(1/525) Alpha9 and beta8 integrin expression correlates with the merger of the developing mouse eyelids.
As previously reported, alpha9 integrin is expressed between the merged or fused eyelids of mice at birth, and changes in alpha9 localization occur during lid opening. To determine whether alpha9 and/or additional integrin subunits mediate the emergence and temporary fusion of the eyelids, immunofluorescence and confocal microscopy were used to evaluate the localization of various integrin subunits in the developing ocular surface of the mouse. No detectable beta5, beta6, or beta7 integrins were observed on the epithelia of the ocular surface. alpha2, alpha3, alphav, and beta1 integrins were most abundant in the basal cells beginning at 13.5 days post conception and remained primarily localized to the basal cell layers throughout development. beta4 was localized at the basal surface of the epidermal basal cells beginning at 13.5 days post conception but was not found on the corneal epithelial basal cells until after birth. alpha9 and beta8 integrins were present on suprabasal cells of the epidermis at the leading edge of the eyelid before merger and on the epithelial bridge that forms immediately after these tissues merge, suggesting that they play a role in the initial fusion of the epithelial tissues of the eyelid and in stabilizing the epithelial junction. After birth and into adulthood, beta8 was retained within the suprabasal cell layers of the epidermis, whereas alpha9 became localized to the basal cells of the epidermis, the conjunctiva, and the limbus. The lack of co-localization of beta4 with either alpha9 or beta8 in double-labeling studies suggests that alpha9 and beta8 are restricted to the lateral and apical aspects of those cells in which they are expressed. The presence of tenascin-C and laminin-5 at the epithelial junction site suggests that alpha9: tenascin-C and beta4: laminin-5 interactions may play a role in stabilizing the fusion between lids early on but do not appear to be involved in the movement of the lids across the cornea. The data presented identify specific integrins and matrix proteins that are likely to mediate eyelid fusion. (+info)
(2/525) Uncoupling integrin adhesion and signaling: the betaPS cytoplasmic domain is sufficient to regulate gene expression in the Drosophila embryo.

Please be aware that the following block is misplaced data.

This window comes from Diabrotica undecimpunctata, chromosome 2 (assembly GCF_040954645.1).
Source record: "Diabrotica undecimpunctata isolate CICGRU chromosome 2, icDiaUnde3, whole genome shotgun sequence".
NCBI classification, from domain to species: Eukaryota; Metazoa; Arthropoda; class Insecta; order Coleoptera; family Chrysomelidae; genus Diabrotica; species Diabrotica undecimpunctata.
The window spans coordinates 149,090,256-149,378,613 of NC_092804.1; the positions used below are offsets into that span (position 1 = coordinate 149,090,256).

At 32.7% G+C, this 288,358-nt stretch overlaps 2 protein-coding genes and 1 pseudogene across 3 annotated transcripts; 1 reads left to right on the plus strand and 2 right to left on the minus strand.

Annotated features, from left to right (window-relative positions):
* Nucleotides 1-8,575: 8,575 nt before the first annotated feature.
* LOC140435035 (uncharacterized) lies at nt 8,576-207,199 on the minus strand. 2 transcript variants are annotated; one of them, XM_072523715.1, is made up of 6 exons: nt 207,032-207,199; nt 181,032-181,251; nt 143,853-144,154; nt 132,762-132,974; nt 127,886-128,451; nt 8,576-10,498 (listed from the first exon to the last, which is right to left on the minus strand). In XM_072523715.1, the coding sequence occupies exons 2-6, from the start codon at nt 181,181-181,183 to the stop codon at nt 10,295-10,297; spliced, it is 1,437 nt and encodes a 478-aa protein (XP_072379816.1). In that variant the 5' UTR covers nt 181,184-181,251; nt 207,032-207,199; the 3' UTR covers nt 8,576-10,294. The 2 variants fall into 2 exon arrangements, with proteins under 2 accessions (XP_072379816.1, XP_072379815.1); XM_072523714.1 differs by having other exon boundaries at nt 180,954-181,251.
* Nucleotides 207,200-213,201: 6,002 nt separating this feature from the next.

Integrin cell surface receptors are ideally suited to coordinate cellular differentiation and tissue assembly during embryogenesis, as they can mediate both signaling and adhesion. We show that integrins regulate gene expression in the intact developing embryo by identifying two genes that require integrin function for their normal expression in Drosophila midgut endodermal cells. We determined the relative roles of integrin adhesion versus signaling in the regulation of these integrin target genes. We find that integrin-mediated adhesion is not required between the endodermal cells and the surrounding visceral mesoderm for integrin target gene expression. In addition, a chimeric protein that lacks integrin-adhesive function, but maintains the ability to signal, can substitute for the endogenous integrin and regulate integrin target genes. This chimera consists of an oligomeric extracellular domain fused to the integrin betaPS subunit cytoplasmic domain; a control monomeric extracellular domain fusion does not alter integrin target gene expression. Therefore, oligomerization of the 47-amino-acid betaPS intracellular domain is sufficient to initiate a signaling pathway that regulates gene expression in the developing embryo. (+info)
(3/525) The integrin alpha9beta1 mediates adhesion to activated endothelial cells and transendothelial neutrophil migration through interaction with vascular cell adhesion molecule-1.
The integrin alpha9beta1 has been shown to be widely expressed on smooth muscle and epithelial cells, and to mediate adhesion to the extracellular matrix proteins osteopontin and tenascin-C. We have found that the peptide sequence this integrin recognizes in tenascin-C is highly homologous to the sequence recognized by the closely related integrin alpha4beta1, in the inducible endothelial ligand, vascular cell adhesion mole-cule-1 (VCAM-1). We therefore sought to determine whether alpha9beta1 also recognizes VCAM-1, and whether any such interaction would be biologically significant. In this report, we demonstrate that alpha9beta1 mediates stable cell adhesion to recombinant VCAM-1 and to VCAM-1 induced on human umbilical vein endothelial cells by tumor necrosis factor-alpha. Furthermore, we show that alpha9beta1 is highly and selectively expressed on neutrophils and is critical for neutrophil migration on VCAM-1 and tenascin-C. Finally, alpha9beta1 and alpha4 integrins contribute to neutrophil chemotaxis across activated endothelial monolayers. These observations suggest a possible role for alpha9beta1/VCAM-1 interactions in extravasation of neutrophils at sites of acute inflammation. (+info)